Milk Picks Up Two Big Oscars as Slumdog Dominates Academy Awards

LIST OF WINNERS

BEST PICTURE
"The Curious Case of Benjamin Button"
"Frost/Nixon"
"Milk"
"The Reader"
"Slumdog Millionaire" (Winner)

BEST ACTRESS
Anne Hathaway, "Rachel Getting Married"
Angelina Jolie, "Changeling"
Melissa Leo, "Frozen River"
Meryl Streep, "Doubt"
Kate Winslet, "The Reader" (Winner)

BEST ACTOR
Frank Langella, "Frost/Nixon"
Sean Penn, "Milk" (Winner)
Brad Pitt, "The Curious Case of Benjamin Button"
Mickey Rourke, "The Wrestler"
Richard Jenkins, "The Visitor"

BEST SUPPORTING ACTRESS
Amy Adams, "Doubt"
Penelope Cruz, "Vicky Cristina Barcelona" (Winner)
Viola Davis, "Doubt"
Taraji P. Henson, "The Curious Case of Benjamin Button"
Marisa Tomei, "The Wrestler"

BEST SUPPORTING ACTOR
Josh Brolin, "Milk"
Robert Downey Jr., "Tropic Thunder"
Philip Seymour Hoffman, "Doubt"
Heath Ledger, "The Dark Knight" (Winner)
Michael Shannon, "Revolutionary Road"

BEST DIRECTOR
Danny Boyle, "Slumdog Millionaire" (Winner)
Stephen Daldry, "The Reader"
David Fincher, "The Curious Case of Benjamin Button"
Ron Howard, "Frost/Nixon"
Gus Van Sant, "Milk"

BEST ORIGINAL SCREENPLAY
Dustin Lance Black, "Milk" (Winner)
Courtney Hunt, "Frozen River"
Mike Leigh, "Happy-Go-Lucky"
Martin McDonagh, "In Bruges"
Andrew Stanton, and Jim Reardon; original story by Stanton and Pete Docter"WALL-E"

BEST ADAPTED SCREENPLAY
Simon Beaufoy, "Slumdog Millionaire" (Winner)
David Hare, "The Reader"
Peter Morgan, "Frost/Nixon"
John Patrick Shanley, "Doubt"
Eric Roth, Robin Swicord, "The Curious Case of Benjamin Button"

BEST FOREIGN LANGUAGE FILM
"The Baader-Meinhof Complex" (Germany)
"The Class" (France)
"Departures" (Japan) (Winner)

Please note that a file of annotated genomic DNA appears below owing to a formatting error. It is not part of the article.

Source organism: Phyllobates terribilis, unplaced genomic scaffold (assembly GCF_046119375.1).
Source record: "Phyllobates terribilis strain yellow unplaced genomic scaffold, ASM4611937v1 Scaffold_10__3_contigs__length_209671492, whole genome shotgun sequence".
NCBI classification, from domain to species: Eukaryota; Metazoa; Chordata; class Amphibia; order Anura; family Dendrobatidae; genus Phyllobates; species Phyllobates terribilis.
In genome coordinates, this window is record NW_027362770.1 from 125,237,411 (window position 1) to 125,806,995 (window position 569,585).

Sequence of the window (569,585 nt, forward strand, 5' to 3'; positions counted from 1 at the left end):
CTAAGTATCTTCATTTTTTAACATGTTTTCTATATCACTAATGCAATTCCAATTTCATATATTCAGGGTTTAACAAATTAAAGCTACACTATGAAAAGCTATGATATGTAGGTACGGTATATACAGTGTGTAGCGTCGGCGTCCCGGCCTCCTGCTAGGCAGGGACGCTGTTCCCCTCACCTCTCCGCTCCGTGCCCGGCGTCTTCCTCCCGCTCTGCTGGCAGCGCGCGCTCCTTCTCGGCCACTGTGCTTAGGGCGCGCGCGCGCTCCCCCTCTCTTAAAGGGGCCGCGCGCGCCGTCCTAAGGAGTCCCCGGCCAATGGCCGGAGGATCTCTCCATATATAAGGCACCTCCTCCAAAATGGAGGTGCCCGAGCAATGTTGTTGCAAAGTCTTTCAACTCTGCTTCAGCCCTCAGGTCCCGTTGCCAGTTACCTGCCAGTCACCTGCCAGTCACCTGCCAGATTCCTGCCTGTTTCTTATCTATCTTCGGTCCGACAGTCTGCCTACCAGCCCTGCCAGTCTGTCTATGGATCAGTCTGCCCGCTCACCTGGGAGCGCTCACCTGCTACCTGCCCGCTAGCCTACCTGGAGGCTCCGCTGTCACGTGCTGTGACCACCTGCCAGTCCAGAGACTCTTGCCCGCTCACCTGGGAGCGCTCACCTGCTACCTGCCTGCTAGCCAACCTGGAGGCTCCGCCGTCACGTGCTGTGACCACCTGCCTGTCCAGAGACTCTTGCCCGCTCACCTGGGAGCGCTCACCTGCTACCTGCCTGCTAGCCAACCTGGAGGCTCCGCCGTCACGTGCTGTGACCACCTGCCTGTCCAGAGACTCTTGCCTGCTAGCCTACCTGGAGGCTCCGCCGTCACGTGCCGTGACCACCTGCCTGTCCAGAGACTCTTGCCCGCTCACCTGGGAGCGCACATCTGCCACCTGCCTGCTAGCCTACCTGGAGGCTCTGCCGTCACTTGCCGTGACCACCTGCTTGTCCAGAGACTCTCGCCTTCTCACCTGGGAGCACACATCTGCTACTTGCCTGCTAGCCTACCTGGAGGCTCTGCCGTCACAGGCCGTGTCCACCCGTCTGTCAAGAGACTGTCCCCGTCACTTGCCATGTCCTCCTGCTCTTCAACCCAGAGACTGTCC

"Revanche" (Austria)
"Waltz with Bashir" (Israel)

BEST ANIMATED FILM
"Bolt"
"Kung Fu Panda"
"WALL-E" (Winner)

BEST ART DIRECTION
"Changeling"
"The Curious Case Of Benjamin Button" (Winner)
"The Dark Knight"
"The Duchess"
"Revolutionary Road"

BEST CINEMATOGRAPHY
"Changeling" Tom Stern
"Slumdog Millionaire," Anthony Dod Mantle (Winner)
"The Reader," Chris Menges
"The Curious Case Of Benjamin Button," Claudio Miranda
"The Dark Knight," Wally Pfister

BEST FILM EDITING
"The Curious Case of Benjamin Button," Kirk Baxter, Angus Wall
"The Dark Knight," Lee Smith
"Frost/Nixon," Daniel P. Hanley, Mike Hill
"Milk," Elliot Graham
"Slumdog Millionaire," Chris Dickens (Winner)

BEST COSTUME DESIGN
"Australia," Catherine Martin
"The Curious Case Of Benjamin Button," Jacqueline West
"The Duchess," Michael O'Conner (Winner)
"Milk", Danny Glicker
"Revolutionary Road," Albert Wolsky

BEST DOCUMENTARY FEATURE
"The Betrayal (Nerakhoon)"
"Encounters at the End of the World"
"The Garden"
"Man on Wire" (Winner)
"Trouble the Water"

BEST ORIGINAL SONG
"Slumdog Millionaire," "Jai Ho" (Winner)

"Slumdog Millionaire," "O Saya"
"WALL-E," "Down To Earth"

BEST ORIGINAL SCORE
"The Curious Case Of Benjamin Button," Alexandre Desplat
"Defiance," James Newton Howard
"Milk," Danny Elfman
"Slumdog Millionaire," A.R. Rahman (Winner)
"WALL-E," Thomas Newman

BEST MAKEUP
"The Curious Case of Benjamin Button,"(Winner)
"The Dark Knight,"
"Hellboy II: The Golden Army,"

BEST SOUND EDITING
"The Dark Knight"(Winner)
"Iron Man"
"Slumdog Millionaire"
"WALL-E"
"Wanted"

BEST SOUND MIXING
"The Curious Case of Benjamin Button"
"The Dark Knight"
"Slumdog Millionaire" (Winner)
"WALL-E"
"Wanted"

BEST VISUAL EFFECTS
"The Curious Case of Benjamin Button" (Winner)
"The Dark Knight"
"Iron Man"

BEST LIVE ACTION SHORT FILM
"Auf der Strecke (On the Line)"
"Manon on the Asphalt"
"New Boy"
"The Pig"
"Spielzeugland (Toyland)" (Winner)

BEST ANIMATED SHORT FILM
"La Maison en Petits Cubes" (Winner)
"Lavatory – Lovestory"
"Oktapodi"
"Presto"
"This Way Up"

BEST DOCUMENTARY SHORT FILM
"The Conscience of Nhem En"
"The Final Inch"
"Smile Pinki" (Winner)
"The Witness – From the Balcony of Room 306"

Comments

  1. Mark says

    Black’s acceptance speech was the best part of the night. Again, Tina Fey is a highlight of the evening.